- inner speech model for verbal auditory hallucinations
- Also known as misattribution model for verbal auditory hallucinations. The two names are used interchangeably to denote a hypothetical model attributing the mediation of some types of "verbal auditory hallucination (VAH) to a disorder of " inner speech. The inner speech model suggests that individuals experiencing VAH are unaware of their own verbal thoughts and that they may subsequently misattribute these to an external source. Traditionally, the inner speech model comes in two variants. These are referred to as the " input model (which attributes the mediation of VAH to disinhibited neuronal activity within "Wernicke's speech reception area) and the "output model (which seeks to explain the mediation of VAH by reference to disinhibited neuronal activity within Broca's speech production area). A third variant of the inner speech model, which seeks to explain the misattribution of inner speech to a default in the corollary discharge from the frontal speech production areas towards the speech perception areas, is known as the "defective corollary discharge model for hallucinations. Conceptually, the inner speech model for VAH constitutes an elaboration of the "bicameral mind theory of the American psychologist Julian Jaynes (19201997). Jaynes's theory relates the 'voices' heard by individuals in ancient cultures to the purported presence of two virtual rooms or chambers within their minds, one of which is envisaged as being involved in the mediation of verbal thoughts and the other as being involved in their reception. According to Jaynes, having a bicameral mind used to lead to the individual's perception of endogenously mediated verbal thoughts, although he was not capable of determining their endogenous origin. The inner speech model has served as the principal conceptual framework for many of the neuropsychological and imaging studies of VAH carried out from the 1980s onwards. Although these studies have succeeded in corroborating the role of the speech centres in the mediation of VAH, a number of conceptual and empirical issues have yet to be addressed. In the version outlined above, the inner speech model would seem to be suitable as an explanatory model for the mediation of thought insertion, thought intrusion, and even "psychomotor verbal hallucinations, which are conceptualized as being inaudible in nature. As inner speech is conceptualized as a cognitive rather than a perceptual phenomenon, and most versions of the inner speech model leave the role of the primary auditory cortex out of the equation, it is as yet unclear how inner speech - whether it originates from Broca's area or not - might be converted into a perceptual phenomenon such as a VAH. (A hypothetical model designed to explain this conversion is known as the "perceptualization of the concept.) If it were possible to settle this issue to universal satisfaction, the inner speech model might also serve as an explanatory model for the mediation of " Gedankenlautwerden.But it would still be something of a challenge to imagine how inner speech might contribute to the mediation of other types of VAH, which are generally perceived as spoken in the voice of a third person, or how they might contribute to the mediation of various voices speaking simultaneously or a voice speaking in a foreign language not mastered by the affected individual. Given the fact that inner speech was originally conceptualized by Vygotsky as a psychological interface between culturally sanctioned symbolic systems (such as natural languages) and one's own private thought, it is not easy to envisage its role in the mediation of VAH consisting of 'foreign' voices. Thus it would seem that inner speech models for verbal auditory hallucinations tend to be based only loosely on Vygotsky's original notion of inner speech. Instead, they would seem to go back to a slightly broader notion, introduced in 1958 by the American psychiatrist and psychoanalyst Arnold H. Modell (b.1924) and referred to as " hallucinated inner speech. Modell envisages the notion of hallucinated inner speech as a type of inner speech involving not only the ego's verbal thoughts but also the verbal utterances of internalized objects. In Modell's own words, "The voices are identified as formerly loved persons, principally the parents, who in some unexplained way are fused to the self. These voice objects function as parents in terms of giving advice and being a source of prohibitions, and also in gratifying wishes stemming from all stages of infantile development." For a comparison of the respective notions formulated by Vygotsky and Modell, see the entries Inner speech and Hallucinated inner speech.ReferencesFord, J.M., Mathalon, D.H., Heinks, T., Kalba, S., Faustman, W.O., Roth, W.T. (2001). Neu-rophysiological evidence of corollary discharge dysfunction in schizophrenia. American Journal of Psychiatry, 158,2069-2071. McGuire, P.K., Silbersweig, D.A., Wright, I., Murray, R.M., David, A.S., Frackowiak, R.S.J., Frith, C.D. (1995). Abnormal monitoring of inner speech: A physiological basis for auditory hallucinations. Lancet, 346, 596-600.Mechelli, A., Allen, P., Amaro, E., Fu, C.H., Williams, S.C., Brammer, M.J., Johns, L.C., McGuire, P.K. (2007). Misattribution of speech and impaired connectivity in patients with auditory verbal hallucinations. Human Brain Mapping, 28, 1213-1222. Modell, A.H. (1958). The theoretical implications of hallucinatory experiences in schizophrenia. Journal ofthe American Psychoanalytical Society, 6, 442-480.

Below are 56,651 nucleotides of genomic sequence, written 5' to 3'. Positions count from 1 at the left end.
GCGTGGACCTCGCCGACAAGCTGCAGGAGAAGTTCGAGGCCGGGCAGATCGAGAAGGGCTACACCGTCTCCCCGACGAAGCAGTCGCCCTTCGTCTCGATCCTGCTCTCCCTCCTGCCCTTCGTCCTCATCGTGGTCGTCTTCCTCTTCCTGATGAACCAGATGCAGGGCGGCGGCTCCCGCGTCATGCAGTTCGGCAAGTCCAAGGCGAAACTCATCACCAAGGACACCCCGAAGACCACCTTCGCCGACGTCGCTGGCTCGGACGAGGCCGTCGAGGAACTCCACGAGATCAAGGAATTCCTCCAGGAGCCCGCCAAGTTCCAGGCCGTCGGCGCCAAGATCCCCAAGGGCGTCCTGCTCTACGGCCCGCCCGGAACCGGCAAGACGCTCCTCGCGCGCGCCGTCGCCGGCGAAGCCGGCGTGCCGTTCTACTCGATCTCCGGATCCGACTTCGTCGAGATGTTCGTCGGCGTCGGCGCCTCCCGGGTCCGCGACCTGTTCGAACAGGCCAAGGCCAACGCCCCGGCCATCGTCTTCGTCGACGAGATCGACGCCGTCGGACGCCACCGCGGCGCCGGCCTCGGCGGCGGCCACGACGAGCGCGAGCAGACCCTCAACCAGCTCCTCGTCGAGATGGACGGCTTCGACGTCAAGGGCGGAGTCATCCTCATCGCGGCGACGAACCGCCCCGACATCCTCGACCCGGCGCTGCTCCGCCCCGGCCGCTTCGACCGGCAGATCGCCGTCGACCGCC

Dictionary of Hallucinations. J.D. Blom. 2010.